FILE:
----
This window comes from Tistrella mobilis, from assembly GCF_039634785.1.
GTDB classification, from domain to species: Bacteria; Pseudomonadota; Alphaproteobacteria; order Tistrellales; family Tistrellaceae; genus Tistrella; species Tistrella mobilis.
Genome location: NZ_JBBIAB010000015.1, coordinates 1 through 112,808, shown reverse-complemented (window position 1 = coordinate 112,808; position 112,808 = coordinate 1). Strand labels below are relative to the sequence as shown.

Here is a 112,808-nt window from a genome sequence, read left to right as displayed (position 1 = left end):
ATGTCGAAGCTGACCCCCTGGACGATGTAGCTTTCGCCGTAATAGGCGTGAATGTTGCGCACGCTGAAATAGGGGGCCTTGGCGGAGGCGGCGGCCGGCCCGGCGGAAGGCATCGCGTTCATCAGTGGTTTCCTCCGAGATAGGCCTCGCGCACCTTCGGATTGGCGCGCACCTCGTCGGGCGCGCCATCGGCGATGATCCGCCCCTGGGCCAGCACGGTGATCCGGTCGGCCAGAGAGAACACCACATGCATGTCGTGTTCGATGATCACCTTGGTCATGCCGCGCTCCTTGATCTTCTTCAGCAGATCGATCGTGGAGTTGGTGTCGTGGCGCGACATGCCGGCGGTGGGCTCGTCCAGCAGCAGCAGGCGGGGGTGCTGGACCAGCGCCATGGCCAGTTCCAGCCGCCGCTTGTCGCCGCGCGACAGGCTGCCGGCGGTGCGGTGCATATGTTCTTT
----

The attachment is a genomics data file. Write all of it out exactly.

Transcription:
This window comes from Tistrella mobilis, from assembly GCF_039634785.1.
GTDB classification, from domain to species: Bacteria; Pseudomonadota; Alphaproteobacteria; order Tistrellales; family Tistrellaceae; genus Tistrella; species Tistrella mobilis.
Genome location: NZ_JBBIAB010000015.1, coordinates 1 through 112,808, shown reverse-complemented (window position 1 = coordinate 112,808; position 112,808 = coordinate 1). Strand labels below are relative to the sequence as shown.

Here is a 112,808-nt window from a genome sequence, read left to right as displayed (position 1 = left end):
ATGTCGAAGCTGACCCCCTGGACGATGTAGCTTTCGCCGTAATAGGCGTGAATGTTGCGCACGCTGAAATAGGGGGCCTTGGCGGAGGCGGCGGCCGGCCCGGCGGAAGGCATCGCGTTCATCAGTGGTTTCCTCCGAGATAGGCCTCGCGCACCTTCGGATTGGCGCGCACCTCGTCGGGCGCGCCATCGGCGATGATCCGCCCCTGGGCCAGCACGGTGATCCGGTCGGCCAGAGAGAACACCACATGCATGTCGTGTTCGATGATCACCTTGGTCATGCCGCGCTCCTTGATCTTCTTCAGCAGATCGATCGTGGAGTTGGTGTCGTGGCGCGACATGCCGGCGGTGGGCTCGTCCAGCAGCAGCAGGCGGGGGTGCTGGACCAGCGCCATGGCCAGTTCCAGCCGCCGCTTGTCGCCGCGCGACAGGCTGCCGGCGGTGCGGTGCATATGTTCTTT